Alcohol Awareness Week 2016: a look at adolescent alcohol use in China and government drinking guidelines

November 14th to 20th is Alcohol Awareness Week. To mark the occasion we invited guest blogger Kim Vyncke to talk about a recent study published in Archives of Public Health which reports on estimated adolescent alcohol use in China. Kim also discusses how these findings compare with Europe and recent changes in government drinking guidelines.

As the 2016 UK Alcohol Awareness Week (14th -20th November) is nearing its end, let us take a moment to focus on the central theme of this year’s edition: alcohol and health, and knowing the health risks associated with alcohol. After nearly a decade of large-scale awareness campaigns world-wide on the risks associated with alcohol, how pressing is the need for initiatives such as the Alcohol Awareness Week?

In a recently published article in the journal Archives of Public Health, Y. Feng and I. M. Newman present an estimate of adolescent alcohol use in China, based on a study of literature published between 2007 and 2015. They report drinking rates for the last 30 days as high as 23.6% for male and 15.3% of female middle-school students (ages 12 – 15). Drinking rates for high school and vocational high school students (ages 15-18) are reported even higher: 36.5% for male and 21.2% for female high school students, and up to 44.7% for male and 28.8% of female vocational high school students.

Knowing that the consumption of alcohol at a young age holds severe risks for a child/adolescent’s physiological development, especially the development of the brain, these drinking rates reported for Chinese adolescents might shock you. It might shock you even more then, that a study across Europe, performed in 2015, reported that 48% of the 15-16 year olds had drunk alcohol in the past 30 days.

Current drinking rates still comprise serious health threats.
Current drinking rates still comprise serious health threats.

However, drinking rates reported for underage drinkers in Europe in 2015 were about 17% lower than drinking rates for the same age group in 2011. Among adults as well, drinking rates in Europe have decreased over the last decade. Nonetheless, despite this decrease in consumption current drinking rates still comprise serious health threats, such as an increased chance of several types of cancer, a greater risk of developing coronary heart disease and a negative effect on fertility.

The question is what could help decreasing drinking rates even more? Do we need drinking guidelines, as several – but not all – countries have developed? Do we need more efforts to raise awareness?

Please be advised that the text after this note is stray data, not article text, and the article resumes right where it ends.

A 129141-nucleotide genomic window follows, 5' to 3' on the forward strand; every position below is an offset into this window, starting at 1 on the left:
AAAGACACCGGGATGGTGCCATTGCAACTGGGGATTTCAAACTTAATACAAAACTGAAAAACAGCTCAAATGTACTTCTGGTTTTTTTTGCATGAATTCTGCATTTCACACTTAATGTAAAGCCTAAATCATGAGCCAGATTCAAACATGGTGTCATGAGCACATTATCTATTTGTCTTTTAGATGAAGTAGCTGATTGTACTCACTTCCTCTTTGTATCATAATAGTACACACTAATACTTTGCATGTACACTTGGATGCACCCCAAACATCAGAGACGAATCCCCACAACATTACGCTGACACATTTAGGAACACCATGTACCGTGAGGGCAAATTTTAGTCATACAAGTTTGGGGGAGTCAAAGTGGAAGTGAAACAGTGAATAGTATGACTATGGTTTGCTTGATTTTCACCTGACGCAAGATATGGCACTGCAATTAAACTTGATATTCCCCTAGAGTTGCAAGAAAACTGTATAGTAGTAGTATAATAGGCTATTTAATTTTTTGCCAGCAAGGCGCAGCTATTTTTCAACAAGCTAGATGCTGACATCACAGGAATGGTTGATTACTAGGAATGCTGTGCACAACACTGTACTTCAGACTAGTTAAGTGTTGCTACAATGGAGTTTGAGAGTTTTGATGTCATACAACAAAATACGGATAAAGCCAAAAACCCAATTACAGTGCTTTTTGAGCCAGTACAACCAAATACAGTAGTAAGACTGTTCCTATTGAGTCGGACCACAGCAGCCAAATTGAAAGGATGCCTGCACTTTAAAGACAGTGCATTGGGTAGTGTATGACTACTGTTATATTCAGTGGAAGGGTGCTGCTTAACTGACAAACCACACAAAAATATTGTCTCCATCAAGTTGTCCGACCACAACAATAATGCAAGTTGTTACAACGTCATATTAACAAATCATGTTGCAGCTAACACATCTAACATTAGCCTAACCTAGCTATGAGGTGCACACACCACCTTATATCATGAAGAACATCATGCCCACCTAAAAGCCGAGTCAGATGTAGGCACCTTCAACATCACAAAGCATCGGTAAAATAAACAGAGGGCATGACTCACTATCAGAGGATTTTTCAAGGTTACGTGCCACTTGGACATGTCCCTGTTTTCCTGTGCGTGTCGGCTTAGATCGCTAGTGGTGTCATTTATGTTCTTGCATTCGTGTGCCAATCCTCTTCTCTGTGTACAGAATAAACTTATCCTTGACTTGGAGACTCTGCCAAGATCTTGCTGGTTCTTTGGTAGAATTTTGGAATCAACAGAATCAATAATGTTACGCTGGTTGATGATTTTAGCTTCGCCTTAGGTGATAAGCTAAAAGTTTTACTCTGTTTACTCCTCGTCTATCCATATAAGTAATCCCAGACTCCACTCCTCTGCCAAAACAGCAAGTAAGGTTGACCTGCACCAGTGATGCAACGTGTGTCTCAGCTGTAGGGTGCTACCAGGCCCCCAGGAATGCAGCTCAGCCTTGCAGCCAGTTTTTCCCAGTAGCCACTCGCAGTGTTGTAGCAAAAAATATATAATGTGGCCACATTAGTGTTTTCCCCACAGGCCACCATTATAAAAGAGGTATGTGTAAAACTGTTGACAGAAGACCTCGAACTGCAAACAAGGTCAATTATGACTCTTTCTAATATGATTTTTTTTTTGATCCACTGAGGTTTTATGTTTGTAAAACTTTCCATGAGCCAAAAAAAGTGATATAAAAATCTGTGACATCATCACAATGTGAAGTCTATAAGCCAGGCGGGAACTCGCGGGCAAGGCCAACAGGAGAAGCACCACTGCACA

Despite a decrease in alcohol consumption, the consumption of alcohol per capita in the UK remains higher than the average consumption rates in Europe. As a result of the growing concern on health risks caused by alcohol, the UK changed its drinking limit guidance on January 1st 2016, for the first time in 20 years.

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New UK guidelines state the limit for both men and women should be 14 units a week.

Whereas in the past 20 years women were advised to drink no more than 2-3 units (= one pint of beer with ABV 5.2% or one large glass of wine) a day and men no more than 3-4 units, and to have at least two alcohol-free days a week, the new guidance states that the limit for both men and women should be 14 units a week, spread evenly over 3 or more days.

In China, on the other hand, alcohol consumption is rising as a result of the fast economic development and the associated rise in average income. We can only imagine that the rates of adolescent alcohol use reported above are also rising. Recent studies indicate, furthermore, that alcohol related health problems occur more often, but that awareness about those problems remains low. Some 42% of the rural Chinese population is said not to be aware of alcoholism leading to health problems. China, in contrary to the UK, currently also does not have any official drinking guidelines.

It remains questionable whether drinking guidelines and awareness campaigns can really change drinking habits. We can only wait and see over time if the UK’s altered drinking limit guidance and awareness campaigns have had the desired effect and if the Chinese government will endeavor to raise awareness regarding alcohol related health risks.

Meanwhile, I invite you to do take a look at the guide to the Alcohol Awareness Week 2016. Forearmed is forewarned?

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